Vitamin E is a member of the fat-soluble family of vitamins that also includes vitamin D, vitamin K and vitamin A. It's important as an antioxidant that protects the cells of your body from free radical damage.
Vitamin E is also a component of the immune system and is necessary to repair DNA.
1 to 3 years: 6 milligrams per day
4 to 8 years: 7 milligrams per day
9 to 13 years: 11 milligrams per day
14+ years 15: milligrams per day
Vitamin E is found in raw and roasted nuts and seeds, vegetables oils, cereals and dark green leafy vegetables. Deficiency is rare. Vitamin E, along with other antioxidants and zinc, has been used successfully to reduce the risk of advanced macular degeneration.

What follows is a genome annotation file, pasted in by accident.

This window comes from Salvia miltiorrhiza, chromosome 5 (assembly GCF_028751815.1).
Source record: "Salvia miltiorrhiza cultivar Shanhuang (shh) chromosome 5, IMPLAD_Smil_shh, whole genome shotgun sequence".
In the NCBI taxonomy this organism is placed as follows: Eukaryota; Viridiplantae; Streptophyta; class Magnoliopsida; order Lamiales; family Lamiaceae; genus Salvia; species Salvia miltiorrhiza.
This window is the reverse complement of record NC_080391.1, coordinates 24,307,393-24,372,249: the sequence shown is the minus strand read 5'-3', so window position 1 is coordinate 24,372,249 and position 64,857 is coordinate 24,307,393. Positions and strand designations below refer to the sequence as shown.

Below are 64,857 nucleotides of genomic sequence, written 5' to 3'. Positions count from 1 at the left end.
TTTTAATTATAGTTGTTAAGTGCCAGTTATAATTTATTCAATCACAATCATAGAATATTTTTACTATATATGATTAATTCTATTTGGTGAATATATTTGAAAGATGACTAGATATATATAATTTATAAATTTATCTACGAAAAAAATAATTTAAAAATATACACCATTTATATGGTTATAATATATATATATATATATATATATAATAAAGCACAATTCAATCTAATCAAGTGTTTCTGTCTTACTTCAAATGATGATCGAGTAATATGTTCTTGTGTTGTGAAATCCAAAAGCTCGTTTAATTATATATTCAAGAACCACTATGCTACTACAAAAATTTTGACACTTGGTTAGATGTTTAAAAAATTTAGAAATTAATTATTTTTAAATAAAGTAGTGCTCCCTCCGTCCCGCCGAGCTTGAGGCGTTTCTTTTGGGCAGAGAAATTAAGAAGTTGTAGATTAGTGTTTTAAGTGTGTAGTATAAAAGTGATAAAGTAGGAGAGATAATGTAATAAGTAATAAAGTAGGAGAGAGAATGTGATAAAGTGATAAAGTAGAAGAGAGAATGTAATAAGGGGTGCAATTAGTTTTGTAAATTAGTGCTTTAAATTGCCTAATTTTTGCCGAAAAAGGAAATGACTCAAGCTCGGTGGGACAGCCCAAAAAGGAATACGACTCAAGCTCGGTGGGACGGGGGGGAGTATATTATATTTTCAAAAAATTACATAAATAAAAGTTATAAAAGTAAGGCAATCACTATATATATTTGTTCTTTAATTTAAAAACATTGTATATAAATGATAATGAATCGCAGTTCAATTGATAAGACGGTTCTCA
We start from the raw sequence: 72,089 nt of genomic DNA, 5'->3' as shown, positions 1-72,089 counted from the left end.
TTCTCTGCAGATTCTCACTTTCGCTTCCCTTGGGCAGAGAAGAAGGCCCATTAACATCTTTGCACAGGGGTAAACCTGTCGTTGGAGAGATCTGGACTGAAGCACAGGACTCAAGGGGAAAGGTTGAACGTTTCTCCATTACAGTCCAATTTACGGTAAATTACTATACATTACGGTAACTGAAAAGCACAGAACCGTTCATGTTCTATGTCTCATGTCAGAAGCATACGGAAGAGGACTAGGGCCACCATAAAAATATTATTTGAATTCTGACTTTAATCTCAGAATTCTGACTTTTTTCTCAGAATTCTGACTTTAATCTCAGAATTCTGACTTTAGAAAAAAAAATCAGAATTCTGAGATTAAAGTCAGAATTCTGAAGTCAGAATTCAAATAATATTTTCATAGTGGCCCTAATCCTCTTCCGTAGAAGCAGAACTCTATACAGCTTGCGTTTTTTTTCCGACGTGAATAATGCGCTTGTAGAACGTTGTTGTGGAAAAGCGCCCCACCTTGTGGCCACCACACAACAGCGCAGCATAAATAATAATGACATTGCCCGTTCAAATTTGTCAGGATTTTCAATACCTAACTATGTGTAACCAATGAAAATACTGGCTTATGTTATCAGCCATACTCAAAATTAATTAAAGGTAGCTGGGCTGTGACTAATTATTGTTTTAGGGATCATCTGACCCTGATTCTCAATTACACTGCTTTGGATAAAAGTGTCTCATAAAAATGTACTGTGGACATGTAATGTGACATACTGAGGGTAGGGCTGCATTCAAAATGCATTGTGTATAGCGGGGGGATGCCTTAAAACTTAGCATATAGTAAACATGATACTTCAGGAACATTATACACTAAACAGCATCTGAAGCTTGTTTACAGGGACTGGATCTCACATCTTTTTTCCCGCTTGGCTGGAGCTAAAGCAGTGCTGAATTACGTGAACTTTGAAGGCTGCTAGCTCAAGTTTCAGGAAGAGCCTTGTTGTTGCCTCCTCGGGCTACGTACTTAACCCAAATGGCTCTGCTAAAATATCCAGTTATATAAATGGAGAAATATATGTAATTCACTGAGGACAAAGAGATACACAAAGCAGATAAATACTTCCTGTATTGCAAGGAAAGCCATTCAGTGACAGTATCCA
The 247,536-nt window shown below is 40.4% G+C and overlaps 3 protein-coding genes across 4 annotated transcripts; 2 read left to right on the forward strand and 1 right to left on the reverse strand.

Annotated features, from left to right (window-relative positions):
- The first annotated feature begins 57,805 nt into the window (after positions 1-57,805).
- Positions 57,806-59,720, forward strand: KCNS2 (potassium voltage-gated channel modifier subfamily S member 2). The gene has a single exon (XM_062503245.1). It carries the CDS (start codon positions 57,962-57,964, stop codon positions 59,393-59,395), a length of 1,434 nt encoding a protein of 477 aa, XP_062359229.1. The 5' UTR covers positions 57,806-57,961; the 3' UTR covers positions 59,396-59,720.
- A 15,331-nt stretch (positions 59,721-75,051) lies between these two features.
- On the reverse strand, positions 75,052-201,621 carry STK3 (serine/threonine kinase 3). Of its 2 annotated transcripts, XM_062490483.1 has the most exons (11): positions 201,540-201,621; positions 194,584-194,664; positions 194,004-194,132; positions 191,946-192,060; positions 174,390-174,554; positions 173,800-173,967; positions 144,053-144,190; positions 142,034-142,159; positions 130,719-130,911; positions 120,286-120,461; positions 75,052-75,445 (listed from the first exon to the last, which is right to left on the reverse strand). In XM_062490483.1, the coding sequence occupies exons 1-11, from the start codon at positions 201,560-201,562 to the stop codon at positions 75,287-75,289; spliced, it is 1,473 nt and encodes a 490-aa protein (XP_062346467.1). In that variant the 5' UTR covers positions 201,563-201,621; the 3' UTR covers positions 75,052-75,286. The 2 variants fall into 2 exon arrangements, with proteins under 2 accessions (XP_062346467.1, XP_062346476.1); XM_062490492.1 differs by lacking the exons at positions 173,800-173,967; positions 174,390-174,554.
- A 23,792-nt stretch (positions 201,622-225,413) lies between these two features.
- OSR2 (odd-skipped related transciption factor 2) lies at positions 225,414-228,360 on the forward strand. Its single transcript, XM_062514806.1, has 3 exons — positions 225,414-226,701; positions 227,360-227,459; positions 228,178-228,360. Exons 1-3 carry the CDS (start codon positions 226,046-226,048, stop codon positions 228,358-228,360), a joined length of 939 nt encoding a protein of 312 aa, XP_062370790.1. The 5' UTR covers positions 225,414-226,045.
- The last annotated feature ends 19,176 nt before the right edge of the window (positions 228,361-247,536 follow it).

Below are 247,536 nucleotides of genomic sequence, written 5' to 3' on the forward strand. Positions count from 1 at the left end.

Vitamin E supplements have also been recommended for the prevention of heart disease and some forms of cancer, but research studies have given mixed results, so there is not enough evidence to back up these claims.
Also known as: Tocopherols
Office of Dietary Supplements. "Dietary Supplement Fact Sheet: Vitamin E." National Institutes of Health. Updated 08/2007.
National Eye Institute. "AREDS." National Institutes of Health. Updated 10/2008.